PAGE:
Can the company create a paradigm in which sustainable business initiatives simultaneously optimize costs?
Why do we believe we must choose between these alternatives?
Why do we believe that sustainable business practices lead to higher costs?
How might sustainable business even reduce costs – in the short, medium, and long term?
What would we have to stop, change or start in order to define BOTH cost optimization AND sustainability as goals?
What activities are necessary to achieve this?
etc

None:

Is the company’s problem actually about something else?
Why do we think we have to choose between these alternatives?
What are we preventing as long as we are stuck in this dualism?
What problem do we really want to solve through cost optimization (wrong products, poor quality, no innovation, etc.)?

Managers could – instead of sticking to their artificially created dualism – look for new, alternative courses of action and strategies. It becomes clear: clinging to either-or prevents opportunities and limits the ability of people and organizations to act. The additional dimension suddenly offers new options.

The tetralemma is a way of putting existing, artificially created dualisms in organizations to the test and mentally exploring new spaces.

Ambidexterity through Integral Thinking

Dualisms facilitate decisions. Traffic lights ensure regulated traffic without every road user having to dynamically apply a principle at the intersection. Processes provide clarity by describing the right thing to do and, implicitly, the wrong thing to do. Everyone must follow them.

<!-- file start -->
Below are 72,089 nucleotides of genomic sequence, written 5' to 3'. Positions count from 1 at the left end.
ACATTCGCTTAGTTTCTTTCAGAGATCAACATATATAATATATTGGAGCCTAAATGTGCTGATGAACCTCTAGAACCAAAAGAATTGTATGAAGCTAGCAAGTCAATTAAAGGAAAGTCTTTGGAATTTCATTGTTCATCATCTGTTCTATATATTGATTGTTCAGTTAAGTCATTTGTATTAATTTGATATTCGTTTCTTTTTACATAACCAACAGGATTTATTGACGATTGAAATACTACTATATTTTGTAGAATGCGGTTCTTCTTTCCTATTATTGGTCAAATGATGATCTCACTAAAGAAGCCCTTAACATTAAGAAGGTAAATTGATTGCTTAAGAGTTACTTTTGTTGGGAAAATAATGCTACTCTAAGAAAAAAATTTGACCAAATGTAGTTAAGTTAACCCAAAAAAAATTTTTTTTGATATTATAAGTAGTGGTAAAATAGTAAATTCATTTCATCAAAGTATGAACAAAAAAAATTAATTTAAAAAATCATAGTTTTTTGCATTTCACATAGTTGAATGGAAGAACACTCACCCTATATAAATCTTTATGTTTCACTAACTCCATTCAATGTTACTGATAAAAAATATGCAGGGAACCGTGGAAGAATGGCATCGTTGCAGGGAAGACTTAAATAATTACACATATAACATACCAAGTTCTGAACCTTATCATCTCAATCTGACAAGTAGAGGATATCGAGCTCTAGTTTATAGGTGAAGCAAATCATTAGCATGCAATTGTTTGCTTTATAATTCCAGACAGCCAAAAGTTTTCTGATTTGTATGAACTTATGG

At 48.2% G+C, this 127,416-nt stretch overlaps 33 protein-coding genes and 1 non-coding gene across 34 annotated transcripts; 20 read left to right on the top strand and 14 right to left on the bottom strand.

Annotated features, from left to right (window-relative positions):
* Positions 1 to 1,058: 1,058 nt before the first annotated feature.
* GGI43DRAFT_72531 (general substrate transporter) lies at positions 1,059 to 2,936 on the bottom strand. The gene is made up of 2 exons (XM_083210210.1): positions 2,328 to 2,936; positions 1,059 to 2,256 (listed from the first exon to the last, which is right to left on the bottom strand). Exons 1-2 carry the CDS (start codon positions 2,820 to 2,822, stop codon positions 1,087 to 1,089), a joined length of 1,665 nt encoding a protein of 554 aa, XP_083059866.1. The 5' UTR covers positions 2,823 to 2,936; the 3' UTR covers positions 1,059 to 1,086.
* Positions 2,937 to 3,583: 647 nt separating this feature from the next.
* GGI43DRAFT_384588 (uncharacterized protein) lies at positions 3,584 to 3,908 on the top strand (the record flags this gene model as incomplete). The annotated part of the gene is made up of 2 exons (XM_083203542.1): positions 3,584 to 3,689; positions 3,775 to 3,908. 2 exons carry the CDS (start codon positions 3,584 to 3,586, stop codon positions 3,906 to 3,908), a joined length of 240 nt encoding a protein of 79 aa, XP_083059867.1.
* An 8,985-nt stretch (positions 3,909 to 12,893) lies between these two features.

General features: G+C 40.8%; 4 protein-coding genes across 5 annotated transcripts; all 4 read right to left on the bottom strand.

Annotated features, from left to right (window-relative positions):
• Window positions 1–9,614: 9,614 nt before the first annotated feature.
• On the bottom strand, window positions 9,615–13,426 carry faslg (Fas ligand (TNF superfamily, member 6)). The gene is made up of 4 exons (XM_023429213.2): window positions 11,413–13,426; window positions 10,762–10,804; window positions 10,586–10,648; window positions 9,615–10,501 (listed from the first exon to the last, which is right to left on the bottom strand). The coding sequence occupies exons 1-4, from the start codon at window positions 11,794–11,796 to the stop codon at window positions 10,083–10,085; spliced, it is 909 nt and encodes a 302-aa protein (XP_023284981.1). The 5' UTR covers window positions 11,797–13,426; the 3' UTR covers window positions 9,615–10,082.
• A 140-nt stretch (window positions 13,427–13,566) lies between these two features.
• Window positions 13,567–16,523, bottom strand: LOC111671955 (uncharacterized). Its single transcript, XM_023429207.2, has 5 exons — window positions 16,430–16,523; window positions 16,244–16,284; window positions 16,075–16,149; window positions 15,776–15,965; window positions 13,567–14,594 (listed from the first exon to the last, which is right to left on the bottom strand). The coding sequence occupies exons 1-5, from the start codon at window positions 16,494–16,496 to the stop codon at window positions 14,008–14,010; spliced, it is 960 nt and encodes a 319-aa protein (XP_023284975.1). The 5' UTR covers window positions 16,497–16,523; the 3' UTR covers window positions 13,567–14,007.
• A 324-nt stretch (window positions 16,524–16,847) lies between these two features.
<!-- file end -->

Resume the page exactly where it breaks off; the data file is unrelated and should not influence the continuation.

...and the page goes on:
A process is a written chain of decisions about what is the best (and therefore right) way to produce a product or service. But it hides the fact that there are theoretically many other ways to produce the same product or service.

People are trained and conditioned in the either-or mode. It starts in school, where there is one right answer to all questions (and many wrong ones). In crises, we look for the easy solutions, for clarity and order. We look for wrong or right.

But especially in complex situations or in crises, dualistic thinking holds great dangers. Holding on to old rules that may have made sense in the past can lead a team to ruin. It ignores the complexity of reality.

New options only open up when we dissolve mental restrictions in the form of artificial dualisms and also dare to think about the options “both” and “neither”. When managers succeed in getting out of their thinking trap and learn ambidextry – and have the courage to discard old beliefs and rules.

And so that a paradox does not arise at the end: it is not a matter of mastering one or the other form of thinking, but of training both – organizational ambidextry. We have been used to thinking in dualisms since our school days. Thinking in principles, in action spaces, in complexity – we have to practice that. Both are necessary.

This article is part of a series we started to introduce the 17 New Leadership Principles.

More:

“Tetralemma” on Wikipedia

Integrative Thinking, the Tetralemma, Dualism and Ambidexterity are also part of our New Leadership Masterclass:

New Leadership Training

Core principles, competences and practices for modern leadership.

Dauer: 12 days
Classroom / Online
YouTube

Mit dem Laden des Videos akzeptieren Sie die Datenschutzerklärung von YouTube.
Mehr erfahren

Video laden